Cutler Institute for Health and Social Policy

Children, Youth and Families

Helen Ward

Senior Policy Associate
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238 Wishcamper Center

Contact Information

Phone: (207) 780-5831

Helen Ward, J.D., is a Senior Policy Associate at the Cutler Institute for Health and Social Policy at the Edmund S. Muskie School of Public Service, University of Southern Maine. Ms. Ward’s work in child and family policy has focused primarily on special populations navigating multiple systems, including families living in poverty, parents of children with special needs, families involved in the child welfare system and immigrant and refugee families. She has used mixed methods to understand these complex cross-systems issues and has applied the principles of participatory research to her work.  She is currently Project Director for the Colorado Child Welfare Training Project  for which she has developed cross-training curricula focusing on coordination between child welfare and other systems serving families and children including education, early intervention/preschool special education, the early care and education system, mental health, and immigration. She has also conducted several federally-funded research studies involving special populations including an examination of the child care and work challenges of parents of children with special needs, a study of the degree of coordination between child welfare and early care and education and early intervention in addressing the developmental needs of young children and research identifying the factors that influence child care decision-making of immigrant and refugee families and the implications for school readiness. She also was a consultant to an initiative at the Ford Foundation to address the needs of children of the working poor. This work involved conducting a series of parent focus groups in Virginia and writing a manual for Ford grantees and others working at the state level on how to do focus groups of low income parents.  Before joining the Muskie School, Ms. Ward worked as a consultant conducting research, policy analysis and evaluation work on children’s issues. Previously, she served as Deputy Director of the Connecticut Association for Human Services (CAHS) where she worked in a variety of issue areas affecting child and family well-being, leading coalitions, developing legislative proposals, conducting policy analysis and authoring a number of publications, including a report on low birth weight and infant mortality and a comprehensive study of Connecticut’s child care system. She earned her Bachelor’s degree from Oberlin College and her law degree from the Antioch School of Law.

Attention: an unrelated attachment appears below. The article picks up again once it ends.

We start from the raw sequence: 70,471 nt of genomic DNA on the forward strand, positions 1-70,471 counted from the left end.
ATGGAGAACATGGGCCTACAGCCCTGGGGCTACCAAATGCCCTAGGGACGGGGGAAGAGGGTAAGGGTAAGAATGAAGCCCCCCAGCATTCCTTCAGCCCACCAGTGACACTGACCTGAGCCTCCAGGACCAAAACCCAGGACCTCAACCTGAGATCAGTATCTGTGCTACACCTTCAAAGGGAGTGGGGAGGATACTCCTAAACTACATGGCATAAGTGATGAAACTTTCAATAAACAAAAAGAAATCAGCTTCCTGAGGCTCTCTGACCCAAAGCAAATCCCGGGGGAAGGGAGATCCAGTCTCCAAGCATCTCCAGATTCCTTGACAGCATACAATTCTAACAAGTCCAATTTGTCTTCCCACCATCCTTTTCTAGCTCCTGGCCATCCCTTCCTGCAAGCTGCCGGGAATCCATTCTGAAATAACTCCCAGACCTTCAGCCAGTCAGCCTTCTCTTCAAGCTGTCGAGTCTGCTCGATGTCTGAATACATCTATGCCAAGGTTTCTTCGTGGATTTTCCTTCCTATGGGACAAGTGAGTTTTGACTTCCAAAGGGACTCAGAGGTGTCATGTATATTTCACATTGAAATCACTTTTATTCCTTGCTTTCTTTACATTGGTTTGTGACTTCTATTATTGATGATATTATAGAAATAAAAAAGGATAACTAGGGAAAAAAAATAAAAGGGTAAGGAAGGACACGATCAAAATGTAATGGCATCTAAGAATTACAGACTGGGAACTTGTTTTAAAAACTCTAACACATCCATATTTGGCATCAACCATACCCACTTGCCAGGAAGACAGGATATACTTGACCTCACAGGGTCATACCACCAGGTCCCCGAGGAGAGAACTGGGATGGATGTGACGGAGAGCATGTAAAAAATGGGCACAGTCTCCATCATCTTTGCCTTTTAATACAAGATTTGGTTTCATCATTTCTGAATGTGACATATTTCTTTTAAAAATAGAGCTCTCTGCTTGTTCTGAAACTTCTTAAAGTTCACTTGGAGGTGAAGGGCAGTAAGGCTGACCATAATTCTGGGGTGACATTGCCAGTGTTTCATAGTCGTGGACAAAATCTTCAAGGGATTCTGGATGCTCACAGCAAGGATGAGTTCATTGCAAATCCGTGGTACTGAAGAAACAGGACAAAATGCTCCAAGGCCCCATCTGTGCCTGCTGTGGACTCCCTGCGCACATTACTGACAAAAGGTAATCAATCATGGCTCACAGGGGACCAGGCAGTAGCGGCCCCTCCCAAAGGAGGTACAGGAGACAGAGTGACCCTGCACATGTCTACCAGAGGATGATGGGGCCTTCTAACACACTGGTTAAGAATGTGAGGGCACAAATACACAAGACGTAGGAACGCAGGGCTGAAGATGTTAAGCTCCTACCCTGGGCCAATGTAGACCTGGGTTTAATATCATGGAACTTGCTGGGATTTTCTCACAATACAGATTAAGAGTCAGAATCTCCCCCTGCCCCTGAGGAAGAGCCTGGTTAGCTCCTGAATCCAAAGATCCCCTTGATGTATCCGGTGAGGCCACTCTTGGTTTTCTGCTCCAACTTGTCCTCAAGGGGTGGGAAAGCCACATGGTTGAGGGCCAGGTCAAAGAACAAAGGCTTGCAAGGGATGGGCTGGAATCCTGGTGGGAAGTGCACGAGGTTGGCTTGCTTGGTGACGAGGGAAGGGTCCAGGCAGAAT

Recent Publications:

Cutler Institute awarded $600,000 to help youth raised in foster system

Marty Zanghi

USM's Cutler Institute for Health and Social Policy has been awarded a $600,000 grant to help young people raised in Maine's foster system to prepare for college and the workforce.

The money comes from the Annie E. Casey Foundation as part of a $5.4 million national effort aimed at youth who are homeless or in either the foster care or juvenile justice systems.

"Many of these young people have suffered abuse or trauma and were raised in poverty and neglect," said Marty Zanghi, the Cutler Center's youth development director.

The money -- including an expected $400,000 more in matching funds -- will pay for contracted work with agencies in the target areas, starting with the greater Portland area and Penobscot, Kennebec and Somerset counties.

Nationally and in Maine, only about 3 percent of people who grow up in the foster care system achieve a college degree, he said.

"It's dramatically lower than the rate for the general population," Zanghi said. "It's a horrible outcome."

It doesn't have to be that way, though.

"There are young people that overcome these circumstances," he said. "I know people who have master's degrees and Ph.Ds."

The Casey Foundation's national effort is being called the "Learn and Earn to Achieve Potential" (LEAP) initiative.

The initiative is working on partnerships in Maine and nine other areas: Alaska, Arizona, California, Massachusetts, Michigan, Minnesota, Nebraska and New York. In each case, people will adapt two evidence-based models to meet the needs of these youth, including support to address the trauma they may have experienced in their lives.

In Maine, the work will include a pair of successful programs, Jobs for Maine Graduates (JMG) and Jobs for the Future. Results will be carefully tracked, Zanghi said.

After the first year, the program is expected to grow.

"Eventually, the additional help will be available to all children, 14 and over, in the foster care system in the state of Maine," Zanghi said.

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